A few weeks back I wrote about the shifting balance between the Muslim Brotherhood and the salafi trend in Kuwait, and tied it to a broader set of questions about how this might affect al-Qaeda and other forms of radicalization. So I was very interested by an article last week (June 3) on Islam Online written by the Saudi Islamist Mohanna al-Hubayl about the state of the Ikhwan throughout the Gulf.
Hubayl writes that the Kuwaiti election results should come as a major shock and wake up call to the MB, demonstrating that the general rise in Islamic sentiment in the Gulf will not necessarily translate into support for their organization. The decline in the MB's popularity is not limited to Kuwait, he argues. It extends across the entire Gulf, and is tied to the rise of the interlinked threats of America's military presence, the rise of Iranian power, and the ascension of competing salafi movements.
He looks at each country in turn:
- Saudi Arabia: the MB peacefully and voluntarily liquidated itself, he claims. The main pillars of MB thought remain but many of its former members have moved to the conservative salafi trend. (Is that true? I wish he had said more than that - he gives only a very perfunctory note on the Saudi case.)
- Oman: the MB lives in an ongoing transitional period, ever since a confrontation with the Sultan over a visit by Shimon Peres. After that, the MB faced a harsh security crackdown. But in what he calls a historic decision, the MB refused to be dragged into a sectarian conflict with the Ibadis and Shia despite efforts to push them in that direction.
- UAE: despite some interesting developments among the cadres and youth of the MB, intense security obstacles prevented them from doing much by way of renewing their thought or engaging in popular actions.
- Bahrain: the salafi trend rose up and overwhelmed the MB - to the point of hegemony over the Sunni Islamist field.
- Qatar: despite being formally dissolved (cf Abdullah Nefissi) the Qatari MB retains a powerful presence intellectually and in the media. But he sees the 'nahda' efforts of Dr Jassem Sultan as effective only beneath a clear ceiling, lacking a wider reform vision.
He therefore sees the Kuwaiti Islamist movement as better positioned than its Gulf counterparts because of the democratic elections and political parties there, so uncommon throughout the Gulf region, which makes its evident decline all the more shocking. He claims to see some encouraging signs of a critical spirit emerging among the MB youth in Kuwait (and to some extent further in the Gulf, though nowhere as developed as the reformist youth in Egypt, who clearly impress him). But he fears they will be stifled by the organizations and by their lack of either a well-developed concept of internal reform or of a political strategy.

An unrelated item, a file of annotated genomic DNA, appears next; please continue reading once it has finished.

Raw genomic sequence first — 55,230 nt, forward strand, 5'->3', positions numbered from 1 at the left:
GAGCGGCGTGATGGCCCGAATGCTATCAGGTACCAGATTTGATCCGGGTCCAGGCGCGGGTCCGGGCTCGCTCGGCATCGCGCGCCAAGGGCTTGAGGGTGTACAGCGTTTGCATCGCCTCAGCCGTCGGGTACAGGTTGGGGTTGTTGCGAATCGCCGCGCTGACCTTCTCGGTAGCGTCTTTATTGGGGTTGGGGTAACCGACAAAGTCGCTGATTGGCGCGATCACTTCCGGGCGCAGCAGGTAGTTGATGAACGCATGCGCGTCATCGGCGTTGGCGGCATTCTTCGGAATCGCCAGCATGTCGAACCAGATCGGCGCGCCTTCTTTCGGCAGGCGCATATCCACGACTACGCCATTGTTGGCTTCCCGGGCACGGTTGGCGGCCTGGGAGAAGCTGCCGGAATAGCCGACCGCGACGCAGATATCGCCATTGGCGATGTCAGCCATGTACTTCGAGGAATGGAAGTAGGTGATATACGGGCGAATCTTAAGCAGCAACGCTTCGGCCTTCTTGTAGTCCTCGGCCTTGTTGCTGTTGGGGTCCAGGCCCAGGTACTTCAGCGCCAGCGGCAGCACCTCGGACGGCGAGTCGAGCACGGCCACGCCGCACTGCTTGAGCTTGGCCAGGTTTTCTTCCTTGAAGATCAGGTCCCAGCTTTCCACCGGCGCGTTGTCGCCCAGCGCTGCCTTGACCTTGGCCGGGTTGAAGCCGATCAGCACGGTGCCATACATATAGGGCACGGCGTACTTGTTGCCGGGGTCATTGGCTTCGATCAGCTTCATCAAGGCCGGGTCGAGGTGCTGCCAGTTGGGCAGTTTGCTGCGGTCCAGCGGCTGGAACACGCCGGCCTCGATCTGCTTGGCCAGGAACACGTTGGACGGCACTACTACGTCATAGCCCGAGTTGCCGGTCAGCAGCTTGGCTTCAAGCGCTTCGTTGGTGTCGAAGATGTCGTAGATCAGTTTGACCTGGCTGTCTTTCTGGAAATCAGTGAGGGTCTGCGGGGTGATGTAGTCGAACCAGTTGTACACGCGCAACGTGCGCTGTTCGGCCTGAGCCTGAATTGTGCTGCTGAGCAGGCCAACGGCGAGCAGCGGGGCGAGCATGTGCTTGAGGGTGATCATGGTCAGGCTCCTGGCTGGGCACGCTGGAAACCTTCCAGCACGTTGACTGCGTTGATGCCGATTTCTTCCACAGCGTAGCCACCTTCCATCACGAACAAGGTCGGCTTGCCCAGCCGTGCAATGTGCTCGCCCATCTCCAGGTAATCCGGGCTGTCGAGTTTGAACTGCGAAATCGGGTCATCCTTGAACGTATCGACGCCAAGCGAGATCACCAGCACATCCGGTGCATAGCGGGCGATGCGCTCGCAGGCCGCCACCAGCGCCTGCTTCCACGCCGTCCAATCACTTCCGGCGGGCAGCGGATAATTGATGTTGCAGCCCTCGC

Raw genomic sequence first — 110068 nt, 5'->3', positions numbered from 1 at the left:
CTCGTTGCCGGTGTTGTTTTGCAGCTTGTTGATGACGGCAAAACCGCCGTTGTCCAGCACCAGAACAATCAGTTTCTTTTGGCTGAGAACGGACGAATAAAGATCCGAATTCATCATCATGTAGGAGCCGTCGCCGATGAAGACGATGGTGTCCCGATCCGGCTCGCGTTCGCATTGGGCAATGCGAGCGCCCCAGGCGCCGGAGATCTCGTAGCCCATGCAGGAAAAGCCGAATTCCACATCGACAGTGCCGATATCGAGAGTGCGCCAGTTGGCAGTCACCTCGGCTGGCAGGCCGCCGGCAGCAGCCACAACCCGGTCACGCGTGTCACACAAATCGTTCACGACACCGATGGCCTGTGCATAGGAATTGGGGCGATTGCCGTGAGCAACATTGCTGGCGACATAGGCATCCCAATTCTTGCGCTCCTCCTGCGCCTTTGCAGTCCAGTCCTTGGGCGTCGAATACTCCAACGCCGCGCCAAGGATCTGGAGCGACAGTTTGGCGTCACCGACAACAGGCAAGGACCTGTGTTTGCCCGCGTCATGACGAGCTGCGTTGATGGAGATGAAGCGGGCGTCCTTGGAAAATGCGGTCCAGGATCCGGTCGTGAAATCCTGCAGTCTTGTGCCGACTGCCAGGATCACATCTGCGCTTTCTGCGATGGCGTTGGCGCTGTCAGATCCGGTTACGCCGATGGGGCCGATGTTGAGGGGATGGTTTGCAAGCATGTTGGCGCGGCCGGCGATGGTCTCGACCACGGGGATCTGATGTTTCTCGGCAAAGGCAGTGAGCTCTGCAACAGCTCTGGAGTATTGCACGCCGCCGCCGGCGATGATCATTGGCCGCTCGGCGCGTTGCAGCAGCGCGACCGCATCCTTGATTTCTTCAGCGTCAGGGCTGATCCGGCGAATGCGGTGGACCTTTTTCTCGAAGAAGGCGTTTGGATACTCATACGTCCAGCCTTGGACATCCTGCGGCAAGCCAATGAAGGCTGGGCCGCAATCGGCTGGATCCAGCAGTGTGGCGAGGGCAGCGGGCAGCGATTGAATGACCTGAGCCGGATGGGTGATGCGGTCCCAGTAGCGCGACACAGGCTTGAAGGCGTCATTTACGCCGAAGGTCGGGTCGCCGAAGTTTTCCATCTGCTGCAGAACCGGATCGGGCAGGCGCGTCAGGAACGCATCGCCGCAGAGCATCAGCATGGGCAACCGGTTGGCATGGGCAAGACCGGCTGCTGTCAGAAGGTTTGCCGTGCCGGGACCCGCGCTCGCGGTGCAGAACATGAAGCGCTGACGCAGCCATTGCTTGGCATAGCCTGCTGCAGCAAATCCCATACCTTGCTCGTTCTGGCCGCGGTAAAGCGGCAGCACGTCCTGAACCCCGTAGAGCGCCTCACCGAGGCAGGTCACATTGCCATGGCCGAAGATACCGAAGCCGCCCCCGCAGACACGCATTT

He notes that despiting playing no formal role in the Gulf organizations, the Egyptian (international) MB has nevertheless had a negative impact because of its controversial stances on Iraq (the Iraqi Islamic Party under Tareq al-Hashemi taking part in the political process but remained part of the MB, the performance of the MB-linked insurgency factions); Palestine (many in the Gulf saw the MB's efforts on behalf of Hamas and the blockade of Gaza as inadequate); and Hezbollah (its support for Hezbollah shocked a lot of people in the Gulf, who are less favorably inclined to Shia).
He concludes that the MB in the Gulf lacks a strategic vision and is losing its ties to the people. By imposing doctrinal and organizational conformity, and refusing alliances with other reformist trends, the Gulf MB was losing its appeal to the youth and failing to renew itself. He therefore calls for internal reforms and a renewal of the movement's thought and political discourse - but doesn't seem particularly sure as to where such new energy might come from.
In short, a pretty grim diagnosis of the state of the MB in the Gulf from this "friendly critic". It would be interesting if he performed the same exercise on the salafi competition and other political trends. I would be very curious to hear from people studying the MB in any of these countries. Does Hubayl get it right? What does he miss? And if he's right, what are the implications for Islamism more broadly in the Gulf? Thomas H? Stephane L? Bernie H? I'm looking at you! (But not only at you... anyone out there, drop me a note.)